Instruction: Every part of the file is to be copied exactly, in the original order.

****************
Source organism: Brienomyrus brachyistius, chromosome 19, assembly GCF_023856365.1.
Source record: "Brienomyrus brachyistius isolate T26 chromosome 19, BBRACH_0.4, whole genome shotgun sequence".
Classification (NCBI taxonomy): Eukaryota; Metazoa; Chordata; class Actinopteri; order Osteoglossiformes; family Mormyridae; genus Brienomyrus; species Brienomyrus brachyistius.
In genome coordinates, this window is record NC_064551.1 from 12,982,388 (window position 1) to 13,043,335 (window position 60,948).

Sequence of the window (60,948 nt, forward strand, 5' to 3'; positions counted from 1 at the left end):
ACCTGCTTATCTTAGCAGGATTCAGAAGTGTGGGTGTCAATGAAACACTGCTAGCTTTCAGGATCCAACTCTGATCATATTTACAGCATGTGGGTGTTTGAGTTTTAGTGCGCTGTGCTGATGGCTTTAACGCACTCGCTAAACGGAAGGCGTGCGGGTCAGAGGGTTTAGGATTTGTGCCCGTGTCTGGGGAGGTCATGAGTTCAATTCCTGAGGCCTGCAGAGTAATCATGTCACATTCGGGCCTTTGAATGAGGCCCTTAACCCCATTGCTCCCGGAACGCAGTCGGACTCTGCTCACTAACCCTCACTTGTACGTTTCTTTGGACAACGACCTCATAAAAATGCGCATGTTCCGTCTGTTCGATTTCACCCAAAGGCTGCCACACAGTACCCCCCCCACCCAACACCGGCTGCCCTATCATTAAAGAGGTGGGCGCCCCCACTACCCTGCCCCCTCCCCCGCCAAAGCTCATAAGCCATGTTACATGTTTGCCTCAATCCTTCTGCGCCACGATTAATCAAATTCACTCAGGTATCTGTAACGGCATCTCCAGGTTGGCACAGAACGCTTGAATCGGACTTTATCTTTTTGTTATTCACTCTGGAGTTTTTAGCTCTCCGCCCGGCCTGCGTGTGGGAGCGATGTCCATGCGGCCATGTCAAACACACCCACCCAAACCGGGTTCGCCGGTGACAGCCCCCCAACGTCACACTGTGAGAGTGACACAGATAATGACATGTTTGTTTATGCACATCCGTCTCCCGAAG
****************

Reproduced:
Source organism: Brienomyrus brachyistius, chromosome 19, assembly GCF_023856365.1.
Source record: "Brienomyrus brachyistius isolate T26 chromosome 19, BBRACH_0.4, whole genome shotgun sequence".
Classification (NCBI taxonomy): Eukaryota; Metazoa; Chordata; class Actinopteri; order Osteoglossiformes; family Mormyridae; genus Brienomyrus; species Brienomyrus brachyistius.
In genome coordinates, this window is record NC_064551.1 from 12,982,388 (window position 1) to 13,043,335 (window position 60,948).

Sequence of the window (60,948 nt, forward strand, 5' to 3'; positions counted from 1 at the left end):
ACCTGCTTATCTTAGCAGGATTCAGAAGTGTGGGTGTCAATGAAACACTGCTAGCTTTCAGGATCCAACTCTGATCATATTTACAGCATGTGGGTGTTTGAGTTTTAGTGCGCTGTGCTGATGGCTTTAACGCACTCGCTAAACGGAAGGCGTGCGGGTCAGAGGGTTTAGGATTTGTGCCCGTGTCTGGGGAGGTCATGAGTTCAATTCCTGAGGCCTGCAGAGTAATCATGTCACATTCGGGCCTTTGAATGAGGCCCTTAACCCCATTGCTCCCGGAACGCAGTCGGACTCTGCTCACTAACCCTCACTTGTACGTTTCTTTGGACAACGACCTCATAAAAATGCGCATGTTCCGTCTGTTCGATTTCACCCAAAGGCTGCCACACAGTACCCCCCCCACCCAACACCGGCTGCCCTATCATTAAAGAGGTGGGCGCCCCCACTACCCTGCCCCCTCCCCCGCCAAAGCTCATAAGCCATGTTACATGTTTGCCTCAATCCTTCTGCGCCACGATTAATCAAATTCACTCAGGTATCTGTAACGGCATCTCCAGGTTGGCACAGAACGCTTGAATCGGACTTTATCTTTTTGTTATTCACTCTGGAGTTTTTAGCTCTCCGCCCGGCCTGCGTGTGGGAGCGATGTCCATGCGGCCATGTCAAACACACCCACCCAAACCGGGTTCGCCGGTGACAGCCCCCCAACGTCACACTGTGAGAGTGACACAGATAATGACATGTTTGTTTATGCACATCCGTCTCCCGAAG